It also appears that the law has unwittingly created a false sense of security around all other dogs not demonised by being labelled ‘dangerous’ by the Dangerous Dogs Act. Coupled with the documented belief that ‘it (a dog bite) will never happen to me’, and the strict liability nature of a dog bite offence, making a guilty plea mandatory, there has never been an onus on anyone, young or old, to behave sensibly and respectfully around dogs. Dog bite incidents in my experience are unintended and unpredicted. With the wisdom of hindsight and thorough analysis, taking behavioural and medical history of the dog in question as well as the context of the injury into account, a reason why a bite occurred can almost always be found. But all the present law requires is finding someone to blame, prosecute and punish - far removed from identifying and understanding the cause.

Education and understanding

While fully recognising how distressing injuries can be, particularly fatalities, I and many others realise that it is essential to delve into the reasons behind all dog bites, whatever the severity, to fully understand and document the contexts in which they occur.  This information must then be used universally in an educational and preventative manner. If no effort is made to reduce a dog’s need to bite, and the contexts which make it feel like doing so, a simply punitive approach after the event, however much society’s lust for retribution is satisfied, will continue to fail.

30th anniversary – time to celebrate?

Anniversaries ought to give us cause for celebration, yet Section 1 of the Dangerous Dogs Act, in its current form, is a cause for serious concern. It’s telling that BVA and BSAVA recently renewed their calls for Section 1 of the Dangerous Dogs Act to be repealed, joining many of the UK’s animal welfare organisations in favouring a ‘deed not breed’ approach to dog control. In 2018 the EFRA Select Committee also came down firmly on the side of reforming the Dangerous Dogs Act, recognising that the current law fails to protect public safety, harms animal welfare, and has no basis in science. It is high time that an evidence-based approach to dog bite prevention, and the essential nature of universal education in facilitating responsible dog control, is allowed to prevail.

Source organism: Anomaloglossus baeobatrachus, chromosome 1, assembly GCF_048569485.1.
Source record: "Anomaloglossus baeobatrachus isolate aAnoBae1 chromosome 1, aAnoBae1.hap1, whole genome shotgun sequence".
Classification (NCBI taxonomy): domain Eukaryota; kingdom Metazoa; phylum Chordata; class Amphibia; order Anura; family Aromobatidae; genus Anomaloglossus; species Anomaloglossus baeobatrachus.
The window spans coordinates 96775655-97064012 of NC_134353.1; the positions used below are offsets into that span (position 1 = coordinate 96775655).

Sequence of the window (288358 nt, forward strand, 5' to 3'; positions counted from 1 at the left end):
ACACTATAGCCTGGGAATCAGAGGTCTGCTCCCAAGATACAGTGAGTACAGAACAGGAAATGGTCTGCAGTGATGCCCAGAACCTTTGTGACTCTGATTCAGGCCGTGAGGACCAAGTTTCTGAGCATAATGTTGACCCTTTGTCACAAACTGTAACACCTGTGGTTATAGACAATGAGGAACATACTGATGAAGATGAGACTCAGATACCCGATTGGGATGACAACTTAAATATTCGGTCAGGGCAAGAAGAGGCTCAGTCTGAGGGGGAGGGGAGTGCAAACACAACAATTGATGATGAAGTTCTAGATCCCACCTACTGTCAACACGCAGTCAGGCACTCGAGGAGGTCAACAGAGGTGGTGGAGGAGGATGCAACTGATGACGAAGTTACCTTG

Kendal Shepherd, BVSc., MRCVS

Kendal Shepherd qualified from Bristol University in 1978.  With extensive experience in small animal practice, she was the first veterinary surgeon to be accredited by ASAB as a certificated clinical animal behaviourist in 2005.  She has been heavily involved in the behavioural assessment of dogs for the Courts under both sections 1 and 3 of the Dangerous Dogs Act 1991.

Her present particular interests are: the promotion of proper understanding of canine communication to inform prevention of aggression and dog bite incidents; the routine education of children regarding dog bite prevention; and the encouragement of all veterinary surgeons and nurses to routinely safeguard the behaviour of their patients in all cases that they treat.



[1] Klaassen B, Buckley JR, Esmail A. Does the dangerous dogs act protect against animal attacks: a prospective study of mammalian bites in the accident and emergency department. Injury. 1996 Mar;27(2):89-91. doi: 10.1016/0020-1383(96)83411-5. PMID: 8730379.